The Indian Army came to be stationed in civilian areas in Kashmir to crush the militancy and Kashmir remains a highly militarized zone since then. With the Hindus gone, the Pakistani militants, often driven more by financial than ideological considerations, many a time actually started targeting Kashmiri Muslims, engaging in rapes and forced disappearances. The Indian Army, too has had its rogue elements (indeed, every army has them) and they have time and again engaged in mass murders as also rapes and forced disappearances. These are sporadic indeed (there is certainly no genocide as Pakistani and secessionist propagandists would like us to believe), but have been carried out time and again, with many women waiting for their disappeared husbands being described as half-widows. The situation is grim. Recently, a blind, mentally challenged Hindu beggar was killed by Army men and they described him as a militant. Unmarked graves of about 2,730 people have been discovered, conforming allegations of human rights organizations. The Armed Forces Special Powers Act (AFSPA), which gives army personnel immunity from judicial proceedings to a great extent, and Public Safety Act, by virtue of which a person could be arrested on mere suspicion for years together without trial, came to be introduced. Only very recently, however, the Supreme Court of India has held that rape and murder do not fall within the ambit of the AFSPA. With these developments, many of the pro-India Kashmiri Muslims started to turn hostile to India and the pro-Pakistan Kashmiri Muslims started to turn hostile to Pakistan, and the idea of a Kashmir independent from both India and Pakistan started to gain more and more acceptance. The Pakistani establishment came to be seen as using Kashmiris on the Indian side as pawns to further its own agenda, rather than out of any genuine concern. Now, seeing that Pakistan is a failed state, fewer Kashmiris are inclined to join it.

The Kashmiri struggle for self-determination has not only been in the form of the militancy. Ex-militants who renounced violence like Yasin Malik and several moderate leaders have been trying to engage in a dialogue with the Indian government, but have not arrived at any consensus. There were large scale street protests from time to time and instances of stone-pelting too (yes, stone-pelting isn’t a new phenomenon that has emerged only in recent years). The scholar Angana Chatterji, who has done extensive ground-level research on the Kashmir issue, points out — “The Indian state deliberately conflates militancy with the people’s mass movement for liberation.”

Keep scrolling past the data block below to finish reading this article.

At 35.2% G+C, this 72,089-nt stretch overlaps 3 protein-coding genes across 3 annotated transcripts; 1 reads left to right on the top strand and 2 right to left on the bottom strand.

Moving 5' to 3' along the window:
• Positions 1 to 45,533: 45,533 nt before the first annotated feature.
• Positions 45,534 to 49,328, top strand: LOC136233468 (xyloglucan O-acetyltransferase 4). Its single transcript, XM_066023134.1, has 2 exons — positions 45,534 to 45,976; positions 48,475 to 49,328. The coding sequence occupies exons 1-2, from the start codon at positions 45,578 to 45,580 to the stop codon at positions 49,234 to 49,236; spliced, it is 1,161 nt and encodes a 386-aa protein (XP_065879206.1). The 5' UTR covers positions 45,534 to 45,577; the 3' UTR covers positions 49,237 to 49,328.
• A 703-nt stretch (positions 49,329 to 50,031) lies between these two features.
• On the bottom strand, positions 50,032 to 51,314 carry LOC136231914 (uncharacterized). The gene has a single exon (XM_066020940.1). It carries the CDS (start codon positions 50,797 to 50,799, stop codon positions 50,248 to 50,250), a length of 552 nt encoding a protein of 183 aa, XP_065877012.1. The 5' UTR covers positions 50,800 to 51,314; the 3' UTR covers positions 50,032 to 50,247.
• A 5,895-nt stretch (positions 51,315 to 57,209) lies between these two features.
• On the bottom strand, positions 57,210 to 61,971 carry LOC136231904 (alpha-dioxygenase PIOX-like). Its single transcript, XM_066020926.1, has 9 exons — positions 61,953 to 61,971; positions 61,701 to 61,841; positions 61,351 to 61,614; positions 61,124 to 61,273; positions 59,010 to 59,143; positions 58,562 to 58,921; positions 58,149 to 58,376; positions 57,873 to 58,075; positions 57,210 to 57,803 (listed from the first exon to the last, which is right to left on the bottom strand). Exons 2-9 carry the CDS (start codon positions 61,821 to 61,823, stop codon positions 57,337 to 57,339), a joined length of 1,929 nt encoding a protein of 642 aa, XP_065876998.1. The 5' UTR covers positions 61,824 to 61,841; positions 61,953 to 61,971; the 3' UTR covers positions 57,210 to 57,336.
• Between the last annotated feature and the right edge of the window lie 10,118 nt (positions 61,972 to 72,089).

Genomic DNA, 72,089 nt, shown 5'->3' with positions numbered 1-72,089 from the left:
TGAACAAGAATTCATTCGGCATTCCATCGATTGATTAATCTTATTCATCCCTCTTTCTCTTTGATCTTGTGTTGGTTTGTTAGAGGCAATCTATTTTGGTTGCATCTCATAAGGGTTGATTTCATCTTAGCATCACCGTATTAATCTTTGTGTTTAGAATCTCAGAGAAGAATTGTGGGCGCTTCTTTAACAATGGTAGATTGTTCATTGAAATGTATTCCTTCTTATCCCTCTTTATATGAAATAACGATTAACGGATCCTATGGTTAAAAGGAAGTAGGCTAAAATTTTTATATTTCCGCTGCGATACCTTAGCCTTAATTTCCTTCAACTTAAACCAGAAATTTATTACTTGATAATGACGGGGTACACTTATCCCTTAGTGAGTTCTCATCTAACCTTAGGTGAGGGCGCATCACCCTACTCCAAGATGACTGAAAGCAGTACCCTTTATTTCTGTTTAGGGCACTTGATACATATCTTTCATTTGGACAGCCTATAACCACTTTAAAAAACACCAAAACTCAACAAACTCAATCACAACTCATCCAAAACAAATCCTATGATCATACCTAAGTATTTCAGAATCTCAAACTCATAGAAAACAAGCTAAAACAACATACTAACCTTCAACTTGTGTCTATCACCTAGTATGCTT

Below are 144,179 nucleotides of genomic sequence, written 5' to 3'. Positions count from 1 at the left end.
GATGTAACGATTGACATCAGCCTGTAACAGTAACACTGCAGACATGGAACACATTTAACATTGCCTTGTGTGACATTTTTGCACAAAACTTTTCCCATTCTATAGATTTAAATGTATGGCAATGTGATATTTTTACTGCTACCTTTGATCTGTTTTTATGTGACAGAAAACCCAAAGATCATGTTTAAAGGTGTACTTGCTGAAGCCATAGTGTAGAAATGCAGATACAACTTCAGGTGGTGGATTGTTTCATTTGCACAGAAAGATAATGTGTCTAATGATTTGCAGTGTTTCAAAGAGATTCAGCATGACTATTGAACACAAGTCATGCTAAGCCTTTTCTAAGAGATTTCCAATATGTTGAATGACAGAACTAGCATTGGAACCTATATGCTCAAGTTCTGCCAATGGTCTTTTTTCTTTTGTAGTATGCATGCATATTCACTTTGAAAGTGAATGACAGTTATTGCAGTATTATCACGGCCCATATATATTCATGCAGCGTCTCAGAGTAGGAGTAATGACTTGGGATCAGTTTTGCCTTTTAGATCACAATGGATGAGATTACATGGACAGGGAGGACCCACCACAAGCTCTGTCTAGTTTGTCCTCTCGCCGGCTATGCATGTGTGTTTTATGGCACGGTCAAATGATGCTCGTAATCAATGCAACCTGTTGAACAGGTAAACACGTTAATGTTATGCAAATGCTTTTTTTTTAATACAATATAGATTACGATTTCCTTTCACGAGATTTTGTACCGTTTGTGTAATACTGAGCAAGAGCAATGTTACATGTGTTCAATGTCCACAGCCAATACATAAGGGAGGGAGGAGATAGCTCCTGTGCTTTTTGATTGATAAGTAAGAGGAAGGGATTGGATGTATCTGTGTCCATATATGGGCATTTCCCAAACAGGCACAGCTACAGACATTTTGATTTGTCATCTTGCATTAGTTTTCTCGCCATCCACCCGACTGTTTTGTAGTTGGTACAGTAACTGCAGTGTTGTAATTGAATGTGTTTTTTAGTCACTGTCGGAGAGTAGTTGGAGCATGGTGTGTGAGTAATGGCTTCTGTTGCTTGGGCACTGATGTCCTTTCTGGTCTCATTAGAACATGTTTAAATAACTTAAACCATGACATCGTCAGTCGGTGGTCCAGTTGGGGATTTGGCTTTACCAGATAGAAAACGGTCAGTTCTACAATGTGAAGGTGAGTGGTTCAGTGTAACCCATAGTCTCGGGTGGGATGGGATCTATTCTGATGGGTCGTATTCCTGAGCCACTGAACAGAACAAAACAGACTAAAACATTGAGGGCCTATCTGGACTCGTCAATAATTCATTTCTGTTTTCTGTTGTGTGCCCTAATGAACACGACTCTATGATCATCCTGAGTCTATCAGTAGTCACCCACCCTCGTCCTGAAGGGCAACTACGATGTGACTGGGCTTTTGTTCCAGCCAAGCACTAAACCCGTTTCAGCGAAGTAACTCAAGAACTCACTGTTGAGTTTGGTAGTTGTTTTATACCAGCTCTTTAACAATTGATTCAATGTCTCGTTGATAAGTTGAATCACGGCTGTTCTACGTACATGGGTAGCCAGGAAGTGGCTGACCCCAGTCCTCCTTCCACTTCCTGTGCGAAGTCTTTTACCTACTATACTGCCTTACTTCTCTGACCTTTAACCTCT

In recent years, the militancy on the Indian side has weaned away and the Kashmiri struggle for self-determination has largely comprised hartals and stone-pelting at Indian soldiers. On the other hand, with the militancy having almost died out, many Kashmiri Hindus have returned to the valley, and some Muslims have welcomed them by erecting temples for them. Recently, a Kashmiri Hindu woman was elected the Sarpanch of a village in Kashmir, which, needless to mention, has a Muslim majority. The composite Sufi culture of the valley is not dead, and the struggle for secession is not only driven by religious fanatics either. Many of the secessionists are very progressive intellectuals. A vast majority of the Muslims in Kashmir support the demand for secession, though the Muslims in Jammu and Ladakh, who constitute a sizable minority in both these regions, have, by and large, not shown any interest in the same.

In the next article in this series, we will examine the narratives of all the parties in this conflict — Indians (with a special reference to Hindu rightists), Pakistanis and separatists on both sides of the border.